Teaching History with Geographic Information Systems
In his intermediate and advanced courses on the environmental history of Europe, Bob Schwartz introduces GIS to students with no previous background in a six-week unit that investigates the impact of new technology on the human and physical environment. Drawing on his own research, Bob guides students through an examination of railways, population change, and uneven geographic development in Britain and France during the long nineteenth-century (1840-1914).
Using subsets of Bob's georeferenced data, students learn the basics of ESRI's ArcGIS to analyze temporal and spatial change. With visualization and statistical techniques, they identify and describe patterns pertaining to a variety of relationships: topography and the evolving route system; the impact of railways on urban landscapes; rail accessibility and net migration; and rail transport and land-use change, such as the shift from arable to dairy farming. Students present their results in a major essay and in an oral presentation. Several of the essays completed last year are now under consideration for publication — proof of student accomplishment and of scholarly interest in historical studies informed by GIS and spatial analysis.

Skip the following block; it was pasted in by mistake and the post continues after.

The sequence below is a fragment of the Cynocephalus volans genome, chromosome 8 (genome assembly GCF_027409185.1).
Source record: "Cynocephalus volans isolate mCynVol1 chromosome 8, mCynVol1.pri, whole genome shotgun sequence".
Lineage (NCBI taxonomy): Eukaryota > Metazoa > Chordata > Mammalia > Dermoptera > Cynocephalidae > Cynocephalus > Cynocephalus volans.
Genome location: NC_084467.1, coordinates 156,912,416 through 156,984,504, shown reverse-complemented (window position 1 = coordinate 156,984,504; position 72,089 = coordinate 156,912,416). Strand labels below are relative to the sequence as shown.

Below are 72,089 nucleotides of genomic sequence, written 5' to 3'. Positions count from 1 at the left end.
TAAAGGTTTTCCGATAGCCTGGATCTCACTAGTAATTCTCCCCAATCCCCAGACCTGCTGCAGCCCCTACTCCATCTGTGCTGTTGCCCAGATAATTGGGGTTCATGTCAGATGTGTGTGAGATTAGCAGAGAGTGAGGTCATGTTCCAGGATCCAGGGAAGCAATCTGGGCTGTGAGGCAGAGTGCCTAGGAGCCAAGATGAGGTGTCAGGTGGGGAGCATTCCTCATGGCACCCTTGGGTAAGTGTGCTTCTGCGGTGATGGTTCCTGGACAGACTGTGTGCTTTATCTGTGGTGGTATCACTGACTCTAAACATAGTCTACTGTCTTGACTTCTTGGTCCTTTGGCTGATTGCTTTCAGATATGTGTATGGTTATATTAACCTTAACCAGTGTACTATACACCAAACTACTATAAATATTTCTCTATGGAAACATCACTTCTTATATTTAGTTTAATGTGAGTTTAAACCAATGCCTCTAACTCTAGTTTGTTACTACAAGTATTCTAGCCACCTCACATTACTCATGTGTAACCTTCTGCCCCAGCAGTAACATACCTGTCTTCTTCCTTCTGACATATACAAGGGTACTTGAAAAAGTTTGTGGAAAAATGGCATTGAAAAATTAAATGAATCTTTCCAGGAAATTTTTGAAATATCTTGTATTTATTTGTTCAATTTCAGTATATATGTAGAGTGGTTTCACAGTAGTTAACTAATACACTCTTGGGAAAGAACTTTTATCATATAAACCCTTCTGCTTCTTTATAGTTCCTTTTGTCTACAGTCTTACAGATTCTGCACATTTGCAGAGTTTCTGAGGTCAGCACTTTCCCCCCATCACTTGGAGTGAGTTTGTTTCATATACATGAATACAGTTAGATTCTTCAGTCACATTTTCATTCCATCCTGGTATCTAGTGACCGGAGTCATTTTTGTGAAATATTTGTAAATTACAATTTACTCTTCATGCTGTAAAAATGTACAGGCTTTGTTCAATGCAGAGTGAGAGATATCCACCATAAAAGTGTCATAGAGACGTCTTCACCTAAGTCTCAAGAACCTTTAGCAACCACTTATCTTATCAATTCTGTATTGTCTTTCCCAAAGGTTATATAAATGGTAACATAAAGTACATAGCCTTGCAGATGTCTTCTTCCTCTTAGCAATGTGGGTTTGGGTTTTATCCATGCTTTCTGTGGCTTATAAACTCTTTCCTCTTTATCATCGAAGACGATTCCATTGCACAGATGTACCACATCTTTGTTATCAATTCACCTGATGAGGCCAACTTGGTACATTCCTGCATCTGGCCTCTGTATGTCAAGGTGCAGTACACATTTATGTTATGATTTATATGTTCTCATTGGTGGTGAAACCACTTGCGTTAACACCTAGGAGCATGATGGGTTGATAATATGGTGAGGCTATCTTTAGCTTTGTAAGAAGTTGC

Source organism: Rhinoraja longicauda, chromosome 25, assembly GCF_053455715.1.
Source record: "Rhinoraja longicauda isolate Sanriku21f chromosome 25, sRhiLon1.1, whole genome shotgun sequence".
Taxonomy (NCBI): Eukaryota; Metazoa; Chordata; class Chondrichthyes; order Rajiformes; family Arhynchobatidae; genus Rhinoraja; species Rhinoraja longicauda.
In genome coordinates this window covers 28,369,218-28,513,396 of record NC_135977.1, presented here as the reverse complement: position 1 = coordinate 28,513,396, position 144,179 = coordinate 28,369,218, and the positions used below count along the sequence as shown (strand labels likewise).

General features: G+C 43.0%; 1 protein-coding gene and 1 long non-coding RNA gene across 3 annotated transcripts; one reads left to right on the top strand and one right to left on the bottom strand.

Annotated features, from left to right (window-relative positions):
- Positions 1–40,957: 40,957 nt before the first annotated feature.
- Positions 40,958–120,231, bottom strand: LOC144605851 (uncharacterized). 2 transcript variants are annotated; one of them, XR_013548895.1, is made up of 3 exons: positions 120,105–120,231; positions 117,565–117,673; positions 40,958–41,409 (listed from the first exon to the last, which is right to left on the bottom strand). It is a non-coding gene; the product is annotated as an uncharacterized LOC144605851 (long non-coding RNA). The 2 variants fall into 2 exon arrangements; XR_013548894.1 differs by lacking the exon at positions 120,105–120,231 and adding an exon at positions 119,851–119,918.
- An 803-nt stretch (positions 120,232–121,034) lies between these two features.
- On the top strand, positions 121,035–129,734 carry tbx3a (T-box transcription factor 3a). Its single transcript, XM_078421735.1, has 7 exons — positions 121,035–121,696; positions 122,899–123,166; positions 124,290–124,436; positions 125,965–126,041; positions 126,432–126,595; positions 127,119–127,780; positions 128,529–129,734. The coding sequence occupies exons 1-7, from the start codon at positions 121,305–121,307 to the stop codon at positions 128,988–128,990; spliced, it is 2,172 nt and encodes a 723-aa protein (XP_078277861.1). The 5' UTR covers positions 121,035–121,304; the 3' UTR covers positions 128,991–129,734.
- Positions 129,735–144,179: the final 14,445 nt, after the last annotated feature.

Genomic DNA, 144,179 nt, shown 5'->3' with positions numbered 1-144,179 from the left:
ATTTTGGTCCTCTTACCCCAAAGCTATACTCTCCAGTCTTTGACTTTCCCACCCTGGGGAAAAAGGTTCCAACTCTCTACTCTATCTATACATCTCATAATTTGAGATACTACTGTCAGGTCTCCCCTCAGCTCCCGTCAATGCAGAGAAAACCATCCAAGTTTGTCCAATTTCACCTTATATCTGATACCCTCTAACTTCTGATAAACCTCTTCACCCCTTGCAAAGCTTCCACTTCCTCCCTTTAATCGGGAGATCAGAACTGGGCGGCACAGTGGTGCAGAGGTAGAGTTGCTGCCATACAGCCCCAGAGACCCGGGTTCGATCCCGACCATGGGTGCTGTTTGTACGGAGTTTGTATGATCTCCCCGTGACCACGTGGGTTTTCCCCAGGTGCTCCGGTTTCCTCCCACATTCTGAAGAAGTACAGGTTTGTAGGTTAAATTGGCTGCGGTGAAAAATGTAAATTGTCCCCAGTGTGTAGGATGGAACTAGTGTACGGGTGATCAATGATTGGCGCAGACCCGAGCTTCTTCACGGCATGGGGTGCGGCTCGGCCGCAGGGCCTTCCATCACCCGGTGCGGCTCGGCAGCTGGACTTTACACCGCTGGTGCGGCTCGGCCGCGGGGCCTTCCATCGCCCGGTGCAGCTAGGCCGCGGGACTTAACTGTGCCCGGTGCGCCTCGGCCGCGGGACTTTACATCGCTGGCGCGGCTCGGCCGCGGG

Bob Schwartz is the E. Nevius Rodman Professor of History at Mt. Holyoke College. He has recently secured funding for his GIS-based research through a two-year NEH Collaborative Research Grant.
Wednesday, November 8, 2006, 12:00 Noon
Amherst College, Valentine Hall, Mullins/Faerber Rooms
72° 30' 56" W, 42° 22' 22" N: General directions and maps
Free and open to the public.
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